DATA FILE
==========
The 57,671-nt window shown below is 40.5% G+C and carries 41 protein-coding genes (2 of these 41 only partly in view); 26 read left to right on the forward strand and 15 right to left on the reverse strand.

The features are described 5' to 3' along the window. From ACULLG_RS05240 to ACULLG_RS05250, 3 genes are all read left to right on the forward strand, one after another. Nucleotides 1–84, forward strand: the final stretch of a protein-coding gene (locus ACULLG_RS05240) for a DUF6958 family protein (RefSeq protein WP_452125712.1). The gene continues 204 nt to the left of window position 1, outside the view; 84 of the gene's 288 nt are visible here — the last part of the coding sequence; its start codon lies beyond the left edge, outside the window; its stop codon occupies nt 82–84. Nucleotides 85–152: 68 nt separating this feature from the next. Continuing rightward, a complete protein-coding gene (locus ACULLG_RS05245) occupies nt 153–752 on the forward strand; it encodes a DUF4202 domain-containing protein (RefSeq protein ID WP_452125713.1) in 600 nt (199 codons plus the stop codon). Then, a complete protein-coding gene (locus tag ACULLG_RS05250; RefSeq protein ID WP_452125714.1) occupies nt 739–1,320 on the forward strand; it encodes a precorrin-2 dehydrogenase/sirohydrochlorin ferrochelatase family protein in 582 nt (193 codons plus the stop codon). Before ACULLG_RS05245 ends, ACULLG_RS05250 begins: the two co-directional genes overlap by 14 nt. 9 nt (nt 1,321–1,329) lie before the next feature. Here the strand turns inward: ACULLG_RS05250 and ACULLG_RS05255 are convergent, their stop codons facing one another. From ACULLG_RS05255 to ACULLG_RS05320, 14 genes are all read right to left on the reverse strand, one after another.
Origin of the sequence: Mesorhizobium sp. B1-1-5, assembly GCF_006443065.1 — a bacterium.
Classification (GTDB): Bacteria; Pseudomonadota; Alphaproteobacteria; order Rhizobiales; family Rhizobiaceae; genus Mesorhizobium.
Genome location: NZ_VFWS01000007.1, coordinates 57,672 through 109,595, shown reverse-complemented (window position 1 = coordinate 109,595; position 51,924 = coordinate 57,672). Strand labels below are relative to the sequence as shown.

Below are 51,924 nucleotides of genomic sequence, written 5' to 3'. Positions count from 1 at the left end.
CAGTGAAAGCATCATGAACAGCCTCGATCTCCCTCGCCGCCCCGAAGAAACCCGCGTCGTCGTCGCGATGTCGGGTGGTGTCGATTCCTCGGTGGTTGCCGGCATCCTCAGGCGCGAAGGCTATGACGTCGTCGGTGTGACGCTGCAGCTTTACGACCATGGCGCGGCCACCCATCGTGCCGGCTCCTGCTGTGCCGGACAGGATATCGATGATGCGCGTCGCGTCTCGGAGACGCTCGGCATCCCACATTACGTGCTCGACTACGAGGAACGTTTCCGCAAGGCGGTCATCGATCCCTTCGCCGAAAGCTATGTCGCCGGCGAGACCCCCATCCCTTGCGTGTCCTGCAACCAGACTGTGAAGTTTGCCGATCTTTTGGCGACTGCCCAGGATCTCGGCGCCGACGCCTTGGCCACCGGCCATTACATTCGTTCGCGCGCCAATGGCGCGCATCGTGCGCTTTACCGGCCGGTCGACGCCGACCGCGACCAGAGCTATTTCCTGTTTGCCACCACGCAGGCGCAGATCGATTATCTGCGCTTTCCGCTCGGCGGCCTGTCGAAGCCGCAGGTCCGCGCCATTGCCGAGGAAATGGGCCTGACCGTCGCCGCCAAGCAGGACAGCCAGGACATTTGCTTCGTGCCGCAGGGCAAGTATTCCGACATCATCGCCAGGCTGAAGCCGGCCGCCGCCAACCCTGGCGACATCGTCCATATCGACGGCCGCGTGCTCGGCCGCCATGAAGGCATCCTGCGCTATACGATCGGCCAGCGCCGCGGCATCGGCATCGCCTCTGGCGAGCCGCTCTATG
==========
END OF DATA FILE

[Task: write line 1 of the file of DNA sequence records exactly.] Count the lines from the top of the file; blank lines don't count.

The 57,671-nt window shown below is 40.5% G+C and carries 41 protein-coding genes (2 of these 41 only partly in view); 26 read left to right on the forward strand and 15 right to left on the reverse strand.